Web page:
Crop disease, extreme weather events and storms, fluctuations in demand, energy costs, transportation and storage options for perishable food, varied production and lead times — these are just some of the challenges facing America’s agrifood systems.
Finding innovative solutions to address these complex problems requires diverse perspectives and collaboration. To that end, a team of researchers, educators and experts led by Michigan State University has received a $10 million grant from the U.S. Department of Agriculture to build more resilient agrifood systems.
Judith Whipple, interim dean of the Broad College and Donald J. Bowersox and Robert W. Thull Professor in Logistics and Supply Chain Management, is a member of the team, bringing her supply chain expertise to the table.
“It’s exciting to be a part of such a broad, multidisciplinary team,” she said. “When looking at issues across agrifood systems, we need to understand challenges on the consumer/institutional side as well as the supply side, including agriculture and natural resource availability, and consider impacts to food safety and food insecurity. I’m able to bring the supply chain perspective and help map out what agrifood systems look like to identify pain points and potential mitigation strategies.”
The five-year project, funded by USDA’s National Institute of Food and Agriculture, aims to improve resiliency and flexibility of agrifood systems across the Midwest and beyond. The team will model and test concurrent shocks to agrifood systems to devise actionable and alternate mitigation strategies, along with launching training and educational resources for future generations of farmers, researchers and business leaders.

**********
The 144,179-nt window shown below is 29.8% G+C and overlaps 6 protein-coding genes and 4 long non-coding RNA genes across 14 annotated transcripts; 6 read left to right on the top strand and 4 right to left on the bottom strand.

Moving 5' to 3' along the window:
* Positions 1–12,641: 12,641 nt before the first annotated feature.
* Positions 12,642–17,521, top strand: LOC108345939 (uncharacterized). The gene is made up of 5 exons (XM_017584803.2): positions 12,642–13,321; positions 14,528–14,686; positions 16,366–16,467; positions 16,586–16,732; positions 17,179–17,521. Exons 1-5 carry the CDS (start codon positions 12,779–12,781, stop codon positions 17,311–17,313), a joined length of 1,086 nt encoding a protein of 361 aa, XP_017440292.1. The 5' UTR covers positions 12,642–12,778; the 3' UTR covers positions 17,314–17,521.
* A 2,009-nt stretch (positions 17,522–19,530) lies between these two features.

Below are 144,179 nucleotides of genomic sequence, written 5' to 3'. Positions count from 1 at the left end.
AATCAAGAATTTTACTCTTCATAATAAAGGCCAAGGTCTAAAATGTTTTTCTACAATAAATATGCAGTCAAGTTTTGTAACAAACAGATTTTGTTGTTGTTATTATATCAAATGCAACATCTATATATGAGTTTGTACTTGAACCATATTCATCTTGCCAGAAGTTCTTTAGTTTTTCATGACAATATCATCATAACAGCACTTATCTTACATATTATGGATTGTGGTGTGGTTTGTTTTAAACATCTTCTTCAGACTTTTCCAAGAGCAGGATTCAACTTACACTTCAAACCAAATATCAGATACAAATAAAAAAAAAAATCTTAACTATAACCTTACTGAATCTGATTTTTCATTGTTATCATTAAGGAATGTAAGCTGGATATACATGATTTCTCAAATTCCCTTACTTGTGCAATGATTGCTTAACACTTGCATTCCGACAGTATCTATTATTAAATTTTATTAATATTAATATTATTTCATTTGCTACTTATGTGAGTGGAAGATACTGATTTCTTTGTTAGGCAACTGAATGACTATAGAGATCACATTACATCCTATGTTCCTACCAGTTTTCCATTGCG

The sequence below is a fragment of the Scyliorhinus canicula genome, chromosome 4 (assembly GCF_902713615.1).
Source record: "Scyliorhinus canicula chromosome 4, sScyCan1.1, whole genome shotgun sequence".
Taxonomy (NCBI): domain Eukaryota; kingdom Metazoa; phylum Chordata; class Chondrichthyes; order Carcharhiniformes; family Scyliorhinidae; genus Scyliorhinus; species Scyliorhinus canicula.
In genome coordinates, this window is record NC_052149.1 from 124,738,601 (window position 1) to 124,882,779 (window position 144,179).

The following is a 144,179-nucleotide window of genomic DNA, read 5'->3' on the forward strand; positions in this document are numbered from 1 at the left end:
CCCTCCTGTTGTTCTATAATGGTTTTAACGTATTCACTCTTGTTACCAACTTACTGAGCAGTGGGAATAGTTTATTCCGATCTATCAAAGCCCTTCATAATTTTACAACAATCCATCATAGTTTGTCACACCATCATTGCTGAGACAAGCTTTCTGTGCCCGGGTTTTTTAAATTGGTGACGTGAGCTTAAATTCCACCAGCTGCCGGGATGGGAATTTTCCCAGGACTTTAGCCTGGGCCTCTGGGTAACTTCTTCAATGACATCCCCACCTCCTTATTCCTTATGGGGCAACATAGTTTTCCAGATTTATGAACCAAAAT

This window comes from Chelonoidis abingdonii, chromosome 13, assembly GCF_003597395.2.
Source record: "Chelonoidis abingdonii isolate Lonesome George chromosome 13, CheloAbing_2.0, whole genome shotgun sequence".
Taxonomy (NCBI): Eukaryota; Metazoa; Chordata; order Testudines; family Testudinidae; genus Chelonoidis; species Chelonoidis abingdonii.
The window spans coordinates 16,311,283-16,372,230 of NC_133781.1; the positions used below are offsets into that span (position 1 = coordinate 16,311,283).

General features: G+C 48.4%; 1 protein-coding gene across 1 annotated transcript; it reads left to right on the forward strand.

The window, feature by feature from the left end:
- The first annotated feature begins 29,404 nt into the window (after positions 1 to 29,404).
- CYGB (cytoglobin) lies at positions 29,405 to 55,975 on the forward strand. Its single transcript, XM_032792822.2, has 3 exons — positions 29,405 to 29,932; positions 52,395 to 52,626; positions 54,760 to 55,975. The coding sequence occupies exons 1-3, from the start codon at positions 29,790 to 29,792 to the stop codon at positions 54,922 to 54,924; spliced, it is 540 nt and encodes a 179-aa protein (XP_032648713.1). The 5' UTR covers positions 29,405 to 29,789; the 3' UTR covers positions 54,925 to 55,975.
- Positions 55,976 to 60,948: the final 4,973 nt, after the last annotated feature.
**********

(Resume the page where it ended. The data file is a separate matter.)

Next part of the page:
“The focus of this research is to understand where pain points exist and what strategies are needed to address those unique issues,” Whipple said. “The strategies may be different for natural disasters compared to supply chain disruptions, for example, so we’ll explore multiple potential strategies, while also considering flexibility in local and regional agrifood sources because the agrifood system is so interconnected.”
Whipple’s previous experience includes research focused on the agrifood system, specifically understanding collaborative efforts between food manufacturers and retailers, as well as food security issues. She also previously served as the director of the Food Industry Management Program at MSU as a faculty member in the College of Agriculture and Natural Resources prior to joining the Broad College.
“Having experience in two different colleges within the university has provided me with a unique perspective and instilled the importance of multidisciplinary approaches to solving complex problems,” she said, noting how supply chain management, for example, plays a role from seed to table across all the different nodes and links in agrifood systems.
“From the work that’s done in the fields, at the producer level, and in manufacturing as well as transporting and strategically positioning finished products in warehouses to delivering items to grocery stores, restaurants or even consumers’ homes, the supply chain crosses all of these elements,” she said. “There is a confluence of factors influencing agrifood, and over the last few years we’ve seen many critical vulnerabilities in our agrifood systems that require new solutions.”
Like Whipple, Broad faculty often lend their expertise as partners on research projects, advancing knowledge and addressing problems that influence industries like business, agriculture and STEM.
“This is a great example of how the Broad College of Business is known throughout the university for its unique expertise and ability to contribute to advancing knowledge and solving complex problems that go beyond the bounds of any one discipline,” John Hollenbeck, associate dean of research and Eli Broad University Professor of Business, said. “Although the business school is, more often than not, taking the lead on small and mid-sized grants, we are generally not in a position to lead very large grants like this one. Thus, having other colleges reach out to us as part of huge efforts such as this is critical to our success in securing funding in a sustainable way.”
This research team is led by Brent Ross, associate chairperson for undergraduate programs and associate professor in MSU’s College of Agriculture and Natural Resources, and includes experts from the College of Education as well as external institutions and organizations. To learn more about the project and the participating experts and partners, visit canr.msu.edu.